Thomas Jefferson Papers
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William Short to Thomas Jefferson, 21 June 1815

From William Short

Philadelphia June 21.—15

Dear sir

I had the pleasure of writing to you early in the last month & of informing you of the payment made to me here of the $10500. treasury notes—I sent you at the same time a precise statement of our account up to that time, shewing that this payment left a balance due you of $3434/100; which conformably with your order I paid to Mr Vaughan, of which he will, no doubt, have informed you. I requested you in my letter, to direct me as to the bonds & the mortgage from you, remaining in my hands; & which are now discharged. I did not venture to send them to you by mail without your authorization—In the mean time I have obliterated the several signatures & shall await your orders. I fear now I shall not be able to comply with them immediately as I shall probably have left the City before I shall hear from you; & these papers will be left among those of mine which cannot be got at during my absence—but on my return here in the fall I will follow the indication of your letter which I hope to receive in the mean time. All letters which arrive here will be taken up & forwarded to me.

The last letter which I have had the pleasure of receiving from you was of the 18th of April—You were then expecting Monroe, & also going to Bedford—I see by the papers that Monroe has gone to Albemarle, but I fear the evil star of the business will have placed that trip during yours—If so, I hope Monroe will name some person to attend for him to the running of this line. I wish it were terminated, as much for your sake as mine; for I really am ashamed of all the trouble I give you.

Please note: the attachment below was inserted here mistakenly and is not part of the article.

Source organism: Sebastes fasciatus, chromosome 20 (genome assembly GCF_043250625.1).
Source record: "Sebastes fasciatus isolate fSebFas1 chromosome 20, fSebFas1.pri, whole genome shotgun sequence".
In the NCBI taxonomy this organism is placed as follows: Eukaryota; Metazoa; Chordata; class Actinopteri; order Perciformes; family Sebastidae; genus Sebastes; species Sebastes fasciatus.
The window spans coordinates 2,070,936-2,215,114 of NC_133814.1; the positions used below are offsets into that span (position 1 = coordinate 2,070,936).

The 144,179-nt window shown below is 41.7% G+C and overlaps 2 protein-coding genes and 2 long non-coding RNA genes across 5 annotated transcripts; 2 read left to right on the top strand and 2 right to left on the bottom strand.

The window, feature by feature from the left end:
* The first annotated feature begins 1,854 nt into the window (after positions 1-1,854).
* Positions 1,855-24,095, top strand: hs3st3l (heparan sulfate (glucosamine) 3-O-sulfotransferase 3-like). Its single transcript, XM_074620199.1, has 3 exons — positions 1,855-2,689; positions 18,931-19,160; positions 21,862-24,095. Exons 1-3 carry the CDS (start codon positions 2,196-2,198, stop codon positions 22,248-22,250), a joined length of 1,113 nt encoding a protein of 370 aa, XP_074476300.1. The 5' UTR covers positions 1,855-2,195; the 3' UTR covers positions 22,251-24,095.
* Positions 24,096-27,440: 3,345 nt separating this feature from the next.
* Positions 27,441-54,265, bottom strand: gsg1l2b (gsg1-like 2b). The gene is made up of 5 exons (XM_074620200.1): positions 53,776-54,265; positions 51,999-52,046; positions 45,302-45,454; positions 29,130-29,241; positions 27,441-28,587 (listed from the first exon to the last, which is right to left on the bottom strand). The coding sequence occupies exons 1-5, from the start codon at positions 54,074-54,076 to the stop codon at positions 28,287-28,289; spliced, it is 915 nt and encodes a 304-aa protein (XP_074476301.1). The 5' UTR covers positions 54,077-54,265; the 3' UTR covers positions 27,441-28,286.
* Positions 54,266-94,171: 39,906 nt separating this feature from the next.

You know that our new Blackstone financier has been making great efforts to raise public stocks & treasury notes—He has succeeded beyond expectation—6. pcts are now here a little below par—& treasury notes a little above—This varies with every City, in the Union—at New York, they are both below par; at Boston still more so—The price of exchange between this & N. York is now 5. pct.

Owing to the wise dispositions of our wise Congress in destroying the U.S. Bank, & allowing this hydra head to grow up manifold under the corruption of the State legislatures, there is really now no such thing as an uniform currency in the country—It varies in every State & in every City in the same State as much as in different countries & sovereignties. I see no remedy for this—The only practicable one (that of an U.S. bank established on liberal principles on the condition of paying their notes in specie & obliging others to do the same) will be I fear prevented, first by the administration exacting of such a bank a bonus to an amount that will disable them from paying specie—& secondly by the members of Congress or a majority of them being interested in the multitude of miserable state & county banks, either having brothers as Cashiers or Presidents, or by having borrowed money from them—They will therefore reject an U.S. bank wch would devour this bastard progeny—When you talk to these Gentlemen of a National bank, they have recourse to their pretended republican & constitutional objections, & thus claim a merit for following really a base & corrupt motive, that is, their personal interest in their county banks—Thus there is no uniformity in the value of any thing, or what ought to be the measure of every thing—A short time ago treasury notes were several pct under par—& I then disposed of them—they are now above par—but as I fortunately vested them in 6. pcts I do not lose by this operation—